Prosecutor: American planned to aid al-Qaida
LOS ANGELES (AP) — A 24-year-old American charged with trying to join al-Qaida was intercepted by the FBI after using the Internet and Facebook to connect with the terrorist group, a prosecutor said Monday.
Sinh Vinh Ngo Nguyen confessed to federal agents that he planned to offer himself as a trainer of some 30 al-Qaida forces to ambush troops in Syria, where he had already spent five months fighting with rebels, Assistant U.S. Attorney Judith Heinz said.
U.S. District Judge John Walter expressed skepticism with some of the evidence and questioned whether the want-to-be terrorist had any special skills to offer al-Qaida.
Nguyen has pleaded not guilty to two charges of making a false statement on a passport and attempting to provide material support and resources to a terrorist organization.
Heinz said a confidential informant and an undercover FBI agent posing as an al-Qaida recruiter gathered evidence against Nguyen after he reached out on the Internet and on his Facebook page to join the terrorist group.
He was arrested Oct. 11 at a Santa Ana bus station as he prepared to board a bus for Mexico with plane tickets to Pakistan, authorities said. The undercover agent escorted him to the bus and had told him they would be meeting “his sheik” in Peshawar, the prosecutor said.
When agents arrested him, Nguyen exclaimed, ”‘How did you guys find out?’” Heinz said.
The prosecutor said Nguyen had a fake passport, $1,850 in Syrian currency and a pamphlet with extensive instructions on shooting and setting up battle plans.
Three swords, two large axes, two hatchets and a copy of the famous tome, “The Art of War,” were found in the Garden Grove home where he lived with his parents.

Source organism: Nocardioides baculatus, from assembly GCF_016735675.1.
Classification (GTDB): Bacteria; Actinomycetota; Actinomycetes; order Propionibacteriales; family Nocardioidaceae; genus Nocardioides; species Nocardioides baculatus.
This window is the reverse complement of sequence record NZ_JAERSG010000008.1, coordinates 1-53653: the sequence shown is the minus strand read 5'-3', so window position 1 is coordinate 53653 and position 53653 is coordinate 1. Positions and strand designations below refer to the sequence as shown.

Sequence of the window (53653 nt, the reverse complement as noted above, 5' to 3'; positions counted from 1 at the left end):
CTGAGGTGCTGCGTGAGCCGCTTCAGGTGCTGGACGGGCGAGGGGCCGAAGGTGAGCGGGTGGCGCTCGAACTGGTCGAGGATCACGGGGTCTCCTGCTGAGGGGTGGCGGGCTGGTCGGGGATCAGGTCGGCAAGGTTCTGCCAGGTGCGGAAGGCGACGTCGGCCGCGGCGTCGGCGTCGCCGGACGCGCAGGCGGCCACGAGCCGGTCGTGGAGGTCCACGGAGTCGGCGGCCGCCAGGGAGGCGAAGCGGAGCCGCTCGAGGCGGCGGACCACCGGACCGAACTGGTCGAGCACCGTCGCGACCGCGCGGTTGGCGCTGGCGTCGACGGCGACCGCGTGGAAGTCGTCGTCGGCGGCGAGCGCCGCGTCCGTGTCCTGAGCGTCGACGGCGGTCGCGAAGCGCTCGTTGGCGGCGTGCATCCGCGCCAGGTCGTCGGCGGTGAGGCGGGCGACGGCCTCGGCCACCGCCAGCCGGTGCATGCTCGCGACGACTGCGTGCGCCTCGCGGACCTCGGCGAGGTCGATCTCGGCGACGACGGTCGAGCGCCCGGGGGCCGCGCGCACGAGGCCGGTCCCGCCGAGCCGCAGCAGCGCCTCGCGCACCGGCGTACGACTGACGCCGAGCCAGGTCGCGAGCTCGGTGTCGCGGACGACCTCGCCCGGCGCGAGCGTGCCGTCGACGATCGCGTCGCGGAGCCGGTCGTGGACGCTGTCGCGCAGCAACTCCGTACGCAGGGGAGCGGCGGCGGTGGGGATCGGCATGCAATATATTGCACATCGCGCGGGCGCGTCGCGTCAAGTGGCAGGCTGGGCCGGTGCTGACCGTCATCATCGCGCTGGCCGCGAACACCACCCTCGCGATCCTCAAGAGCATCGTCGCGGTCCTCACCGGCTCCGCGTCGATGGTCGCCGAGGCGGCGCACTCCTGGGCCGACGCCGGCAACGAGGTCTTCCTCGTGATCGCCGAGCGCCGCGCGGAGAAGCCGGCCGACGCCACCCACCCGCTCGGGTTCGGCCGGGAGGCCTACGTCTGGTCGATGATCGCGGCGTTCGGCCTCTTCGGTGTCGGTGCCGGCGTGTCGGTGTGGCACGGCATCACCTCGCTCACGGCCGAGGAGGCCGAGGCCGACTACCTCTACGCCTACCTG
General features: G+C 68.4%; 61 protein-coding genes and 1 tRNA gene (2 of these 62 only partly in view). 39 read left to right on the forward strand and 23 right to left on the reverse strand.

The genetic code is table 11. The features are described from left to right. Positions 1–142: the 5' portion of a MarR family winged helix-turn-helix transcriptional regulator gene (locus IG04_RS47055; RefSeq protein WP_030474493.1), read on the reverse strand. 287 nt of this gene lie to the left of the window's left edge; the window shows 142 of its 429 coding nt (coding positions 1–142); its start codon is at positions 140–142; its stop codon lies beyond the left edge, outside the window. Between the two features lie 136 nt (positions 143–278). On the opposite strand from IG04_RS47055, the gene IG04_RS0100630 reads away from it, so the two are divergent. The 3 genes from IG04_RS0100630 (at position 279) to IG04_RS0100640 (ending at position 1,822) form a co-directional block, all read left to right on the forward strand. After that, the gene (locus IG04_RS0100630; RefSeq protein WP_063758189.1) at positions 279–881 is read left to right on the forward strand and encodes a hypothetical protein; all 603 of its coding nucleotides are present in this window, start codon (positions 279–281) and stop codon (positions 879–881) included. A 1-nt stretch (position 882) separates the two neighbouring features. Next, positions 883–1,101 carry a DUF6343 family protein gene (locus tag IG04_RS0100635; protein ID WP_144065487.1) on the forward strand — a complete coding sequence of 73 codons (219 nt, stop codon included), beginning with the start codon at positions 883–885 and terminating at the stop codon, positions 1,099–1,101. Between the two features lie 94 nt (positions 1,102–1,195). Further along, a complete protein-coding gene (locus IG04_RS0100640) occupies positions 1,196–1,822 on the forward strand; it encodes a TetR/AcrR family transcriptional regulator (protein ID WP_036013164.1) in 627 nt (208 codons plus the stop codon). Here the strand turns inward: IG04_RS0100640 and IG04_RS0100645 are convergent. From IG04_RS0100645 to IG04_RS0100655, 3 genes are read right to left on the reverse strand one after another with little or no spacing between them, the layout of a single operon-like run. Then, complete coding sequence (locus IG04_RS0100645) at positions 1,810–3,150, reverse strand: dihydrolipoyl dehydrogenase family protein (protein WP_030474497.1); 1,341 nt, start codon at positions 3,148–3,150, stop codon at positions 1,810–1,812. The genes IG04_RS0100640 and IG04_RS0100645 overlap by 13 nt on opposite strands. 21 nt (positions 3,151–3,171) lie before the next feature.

Heinz said Nguyen planned to train al-Qaida forces in shooting.
The judge noted that Nguyen was never a member of the U.S. armed forces, having been rejected because of a hearing problem.
“I don’t see evidence that this defendant had any particular skill in firearms,” he said, “or that he had the ability to procure or deliver weapons to these 25-30 individuals. This is the part of the case that escapes me.”
The judge also was dismissive of the prosecution’s pointing out that Nguyen owned two guns and went target shooting, saying he sometimes went target shooting himself.
Nguyen made no comment during the hearing and was ordered held without bail.
Walter set a Dec. 3 trial date and urged the government to quickly analyze the content of eight computers and four cellphones taken from Nguyen’s home.
As the judge pressed Heinz for more information, she said Nguyen waived his Miranda rights shortly after his arrest, confessing within 90 minutes then going on for 50 hours of tape recorded interviews, much of it detailing his experiences in Syria. The Miranda rights, named after the plaintiff in a Supreme Court case, requires police to advise people in custody that they have the right to remain silent and the right to consult with an attorney before being questioned.
“He confessed on the 50 hours of interviews,” the prosecutor said, relating Nguyen’s plan to go to Pakistan, fake his own death and assume a new identity “to be a soldier for jihad.”
Prosecutors intended to present excerpts from the interviews during trial, Heinz said, along with Facebook posts where Nguyen reportedly says he killed someone in battle during the five months he spent in Syria last year.
The FBI operative told Nguyen that getting a fake passport would be a lot easier than faking his death and offered help. The prosecutor said Nguyen filled out the passport request with a new name, Hasan Abu Omar Ghannoum, and gave it to the agent, who sent it to the U.S. government which issued the passport.
The judge asked Heinz again to identify the resources Nguyen was providing to al-Qaida.
“He was providing himself,” she said.